This month, researchers will gather at the Royal Society for two days of meetings about the periodic table of the elements. To most people, the phrase conjures up images of a fading poster on a chemistry lab wall – but to scientists, it is “the most fundamental natural system of classification ever devised” (in the words of the organisers).
And it’s not a thing of the past – the periodic table is still inspiring new angles of research. Because it suggests connections and similarities between elements, it is a source of ideas for extending our range of tools for manipulating nature and finding medical solutions. That third row of transition metals, for instance, might look boring but it isn’t if you have cancer. More than half of chemotherapy patients receive platinum in their treatment but it may not be as effective as some of the other metals in the third row, such as osmium and rhenium, research is discovering.
The periodic table has come a long way since its creation. We have added dozens of elements and have even learned to make 26 elements that nature didn’t get round to creating. By examining the building blocks of the natural world, we have designed some blocks of our own and extended the natural atomic scope by almost a third. According to the astrobiologist Lewis Dartnell, the periodic table is “a colossal monument to achievement, as impressive as the Pyramids or any of the other wonders of the world”. He makes this claim in his book The Knowledge, which was published last month.
In some ways, the book is a hymn to human ingenuity, charting how we have taken control of the planet, engineered solutions to the many problems that plagued us as we developed modern societies and learned to beat our microbial assailants to live ever longer lives. Yet it is more than that. It is a manual for rebuilding society in the face of catastrophe.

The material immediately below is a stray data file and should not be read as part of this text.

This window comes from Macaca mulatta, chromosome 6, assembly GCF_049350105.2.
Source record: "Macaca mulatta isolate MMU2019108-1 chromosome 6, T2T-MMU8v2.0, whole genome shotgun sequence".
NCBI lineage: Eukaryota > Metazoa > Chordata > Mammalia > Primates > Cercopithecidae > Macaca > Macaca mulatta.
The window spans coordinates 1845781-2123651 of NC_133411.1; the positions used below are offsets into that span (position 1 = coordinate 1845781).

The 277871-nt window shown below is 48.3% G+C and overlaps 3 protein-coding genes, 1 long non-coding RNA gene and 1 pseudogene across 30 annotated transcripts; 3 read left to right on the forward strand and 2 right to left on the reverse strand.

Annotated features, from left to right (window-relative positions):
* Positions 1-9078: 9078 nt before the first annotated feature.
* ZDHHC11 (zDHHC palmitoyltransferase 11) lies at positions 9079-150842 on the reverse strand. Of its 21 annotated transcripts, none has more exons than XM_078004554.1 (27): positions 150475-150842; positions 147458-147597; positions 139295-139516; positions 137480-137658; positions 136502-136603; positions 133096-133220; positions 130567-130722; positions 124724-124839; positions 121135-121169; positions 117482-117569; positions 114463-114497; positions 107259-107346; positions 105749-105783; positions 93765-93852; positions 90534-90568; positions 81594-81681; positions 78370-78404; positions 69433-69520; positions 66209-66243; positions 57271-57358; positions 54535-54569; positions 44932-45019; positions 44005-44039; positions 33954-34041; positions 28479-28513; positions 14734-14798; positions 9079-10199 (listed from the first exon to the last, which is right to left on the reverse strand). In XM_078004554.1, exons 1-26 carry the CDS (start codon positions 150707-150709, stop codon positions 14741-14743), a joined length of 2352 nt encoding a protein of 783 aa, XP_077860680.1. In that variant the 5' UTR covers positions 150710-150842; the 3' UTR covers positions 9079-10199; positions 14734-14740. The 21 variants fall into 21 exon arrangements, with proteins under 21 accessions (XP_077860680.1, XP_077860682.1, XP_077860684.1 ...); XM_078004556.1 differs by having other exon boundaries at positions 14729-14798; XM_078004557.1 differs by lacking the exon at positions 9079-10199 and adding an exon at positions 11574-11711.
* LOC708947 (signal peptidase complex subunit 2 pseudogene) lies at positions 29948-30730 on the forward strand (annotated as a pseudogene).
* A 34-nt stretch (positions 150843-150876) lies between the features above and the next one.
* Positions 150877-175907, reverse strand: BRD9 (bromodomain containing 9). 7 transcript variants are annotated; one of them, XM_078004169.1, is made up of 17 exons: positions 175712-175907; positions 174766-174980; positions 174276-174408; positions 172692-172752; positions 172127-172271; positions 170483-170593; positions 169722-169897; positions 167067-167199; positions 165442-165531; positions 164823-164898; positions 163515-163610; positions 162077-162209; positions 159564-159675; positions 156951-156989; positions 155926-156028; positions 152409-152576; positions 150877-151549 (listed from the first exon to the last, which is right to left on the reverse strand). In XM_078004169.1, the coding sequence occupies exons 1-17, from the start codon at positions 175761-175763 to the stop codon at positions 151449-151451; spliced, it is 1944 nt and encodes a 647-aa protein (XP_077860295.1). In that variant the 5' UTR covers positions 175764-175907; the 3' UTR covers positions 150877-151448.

The periodic table makes an appearance because reading its patterns after the Apocalypse will help us find ways to exploit the properties offered by natural substances. It may be worth starting now, however.
At the end of April, the World Health Organisation warned that antibiotic resistance is reaching epidemic proportions. “The world needs to respond as it did to the Aids crisis of the 1980s,” the microbiologist Laura Piddock told the Telegraph. We need to do far better than that. Our initial response to the Aids crisis was inadequate at best.
We are doing so well in the fight against Aids (in the global north, at least) because of Aids activists, not scientists. Scientific research into HIV and Aids was ready to sacrifice an entire generation of patients in the pursuit of carefully managed experimental data. This wasn’t because scientists were indifferent to the problem. They cared, but science, left to its own devices, is not a fast worker. That was why the patients rebelled and forced governments to adopt a crisis approach.
The intervention worked and there is every reason to think this could happen again with antibiotics. Researchers have been warning of the growing threat from antibiotic resistance since the 1980s. We are trawling for new ready-made alternatives but there are other avenues to explore, too. We know, for instance, that the answer to antibiotic resistance, if there is one, must lie within the elements of the periodic table, or the combinations they offer. The periodic table in hand, we need to implement an emergency procedure – before Dartnell’s book becomes essential reading.